“As anything in life there are different phases of life, in 2008 I was going to retire, I was a major, and instead I got deployed, and I went through the pre-deployment station and had some fibroids. The doctor said, get over it, so I went to Iraq, and when I came back, I had to have a hysterectomy,” she said. “I didn’t stand up for myself… physically, it was ok, I had already had children, but I should have stood up for myself. So ever since then I do.”
“Just be a woman, I am who I am, I’m good at my job, but I don’t try to hide the fact or try to downplay the fact that I am a woman,” Wallace said.
Each emphasized strength and empowerment through lifting one another and supporting each other, rather than competing against one another.
“Women's History is about everyone celebrating, there are 200,000 women in the Armed Forces today,” Baird said.
Baird is the 1st female senior enlisted leader for the 9th MSC, the U.S. Army Reserve of the Pacific. She joined the Army in 1988. “I had never seen a female command sergeant major until I was a staff sergeant,” she said. “So it didn’t even occur to me to aspire to it. It was just impressive to be a master sergeant. It was then very uncommon just to have senior female enlisted Soldiers."
“When I got to the sergeants majors academy I was the only female,” Baird said. "Now we are across the ranks, in all careers. Sometimes that’s all it takes is you need to see the right person in the right place, and you can say,’ I can do that,’ well what are you waiting for?”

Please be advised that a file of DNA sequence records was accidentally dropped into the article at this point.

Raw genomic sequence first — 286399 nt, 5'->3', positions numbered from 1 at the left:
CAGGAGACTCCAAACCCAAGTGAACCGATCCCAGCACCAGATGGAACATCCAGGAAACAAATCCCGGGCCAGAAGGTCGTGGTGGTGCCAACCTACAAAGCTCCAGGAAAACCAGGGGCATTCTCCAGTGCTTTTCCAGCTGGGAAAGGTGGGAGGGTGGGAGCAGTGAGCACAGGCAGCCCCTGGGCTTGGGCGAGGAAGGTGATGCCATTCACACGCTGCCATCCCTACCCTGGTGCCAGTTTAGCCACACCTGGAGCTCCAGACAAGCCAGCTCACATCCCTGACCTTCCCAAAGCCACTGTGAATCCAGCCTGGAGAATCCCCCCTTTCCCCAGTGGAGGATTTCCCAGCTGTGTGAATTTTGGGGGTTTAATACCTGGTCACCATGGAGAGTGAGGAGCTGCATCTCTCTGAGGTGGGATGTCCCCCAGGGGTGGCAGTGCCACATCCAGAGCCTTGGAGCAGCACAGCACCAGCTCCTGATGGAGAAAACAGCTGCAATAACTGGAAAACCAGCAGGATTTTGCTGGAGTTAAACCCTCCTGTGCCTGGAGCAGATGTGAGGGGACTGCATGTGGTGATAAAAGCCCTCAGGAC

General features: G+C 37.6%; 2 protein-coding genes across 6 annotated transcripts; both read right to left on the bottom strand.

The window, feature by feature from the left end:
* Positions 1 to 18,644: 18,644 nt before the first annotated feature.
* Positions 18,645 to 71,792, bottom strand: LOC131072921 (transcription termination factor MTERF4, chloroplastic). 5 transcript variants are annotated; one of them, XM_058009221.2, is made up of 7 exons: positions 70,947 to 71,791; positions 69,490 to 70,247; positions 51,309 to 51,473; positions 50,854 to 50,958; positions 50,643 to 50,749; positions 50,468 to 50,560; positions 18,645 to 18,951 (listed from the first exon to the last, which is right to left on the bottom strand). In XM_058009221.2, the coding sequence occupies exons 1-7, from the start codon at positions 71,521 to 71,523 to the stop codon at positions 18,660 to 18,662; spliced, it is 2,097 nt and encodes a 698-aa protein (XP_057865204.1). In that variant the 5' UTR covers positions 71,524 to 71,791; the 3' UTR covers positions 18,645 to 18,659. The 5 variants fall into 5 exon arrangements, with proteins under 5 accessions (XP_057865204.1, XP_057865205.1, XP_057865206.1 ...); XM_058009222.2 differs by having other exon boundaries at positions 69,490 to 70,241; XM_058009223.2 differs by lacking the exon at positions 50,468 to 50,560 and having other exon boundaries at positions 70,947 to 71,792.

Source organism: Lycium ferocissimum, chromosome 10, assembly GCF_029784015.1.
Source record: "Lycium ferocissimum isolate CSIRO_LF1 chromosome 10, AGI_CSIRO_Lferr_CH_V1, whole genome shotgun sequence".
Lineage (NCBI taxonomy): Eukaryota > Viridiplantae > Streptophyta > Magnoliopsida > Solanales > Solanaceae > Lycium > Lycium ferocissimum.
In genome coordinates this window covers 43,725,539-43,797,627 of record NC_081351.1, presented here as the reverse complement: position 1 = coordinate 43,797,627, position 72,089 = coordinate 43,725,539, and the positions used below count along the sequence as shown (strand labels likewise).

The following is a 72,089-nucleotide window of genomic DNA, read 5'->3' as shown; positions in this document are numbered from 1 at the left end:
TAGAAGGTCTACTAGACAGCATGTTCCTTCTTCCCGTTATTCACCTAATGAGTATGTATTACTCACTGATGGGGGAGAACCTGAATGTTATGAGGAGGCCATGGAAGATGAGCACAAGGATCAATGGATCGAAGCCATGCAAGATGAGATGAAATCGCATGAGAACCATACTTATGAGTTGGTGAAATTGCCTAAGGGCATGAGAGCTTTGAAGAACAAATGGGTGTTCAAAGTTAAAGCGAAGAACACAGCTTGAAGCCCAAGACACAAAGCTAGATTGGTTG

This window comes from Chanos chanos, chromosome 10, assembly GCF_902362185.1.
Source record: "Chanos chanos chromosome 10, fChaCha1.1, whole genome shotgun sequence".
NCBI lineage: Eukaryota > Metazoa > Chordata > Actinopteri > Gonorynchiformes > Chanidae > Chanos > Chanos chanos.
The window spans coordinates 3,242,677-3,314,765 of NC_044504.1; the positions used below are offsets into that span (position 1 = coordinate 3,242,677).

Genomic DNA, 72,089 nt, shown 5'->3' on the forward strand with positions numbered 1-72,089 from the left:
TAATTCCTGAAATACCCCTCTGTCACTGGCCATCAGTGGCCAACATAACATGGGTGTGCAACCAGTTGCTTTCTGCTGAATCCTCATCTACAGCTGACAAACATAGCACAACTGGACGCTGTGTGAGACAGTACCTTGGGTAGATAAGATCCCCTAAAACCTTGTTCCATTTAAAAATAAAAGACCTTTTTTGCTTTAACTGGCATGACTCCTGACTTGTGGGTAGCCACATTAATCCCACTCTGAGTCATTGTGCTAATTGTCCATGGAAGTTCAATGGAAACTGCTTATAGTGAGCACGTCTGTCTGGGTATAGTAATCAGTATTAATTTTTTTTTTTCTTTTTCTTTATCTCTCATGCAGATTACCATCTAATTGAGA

In today’s U.S. Army and Army Reserve Forces all Soldiers, regardless of gender, complete the same training and must pass the same requirements to be awarded a military occupational specialty in any career field.
As of December 2017, the Army had assessed and integrated more than 600 female Soldiers into Infantry, Armor and Fire Support Specialist occupations. For the first time in history, the Army has fully integrated women into all military positions.
“One thing I see today, that I am proud of, is females kicking down doors, demanding respect and equal opportunity, not only in race but in gender as well,” said Capt. Joe Rucker, 9th Mission Support Command Officer in Charge of the Command Operations Information Cell.
Wallace concurred, adding that a support system is essential.
“We don’t know it all and we really need each other,” Wallace said. “You have to have these connections. For years, I have a group of friends and we call ourselves the Army Divas, and we keep in touch and support one another.”
Hale referred to this same concept of a support system as a foundation.
“Having a great support system is key,” Hale said. “My support system was made up of my military family, but just balancing the work and home life, everyone has their own way, it doesn’t matter if you are a school teacher or a doctor or whatever it is you do, you have to put your foundations in place. “
All three leaders are also mothers. Hale served at home as well, becoming a foster parent.
“When I go home I completely detach from work and I’m 100 percent,” she said. “I understand the extra things we deal with the military sometimes get in the way of our home life, coaching, school, and so forth, but because we are taken away so much we have to make it count when we are there.”
“Whatever I did and whatever I do, I do it with excellence,” Hale said. “You can see me as whatever you want to see me as, I do it with excellence, and you can’t deny me that. When someone says, you’re a girl or a female and you can’t do this or that, that doesn’t bother me, I’m not going to allow other people’s personalities and their thought processes question who I am and what I bring to the table. I know who I am and what I bring to the table and you should too.”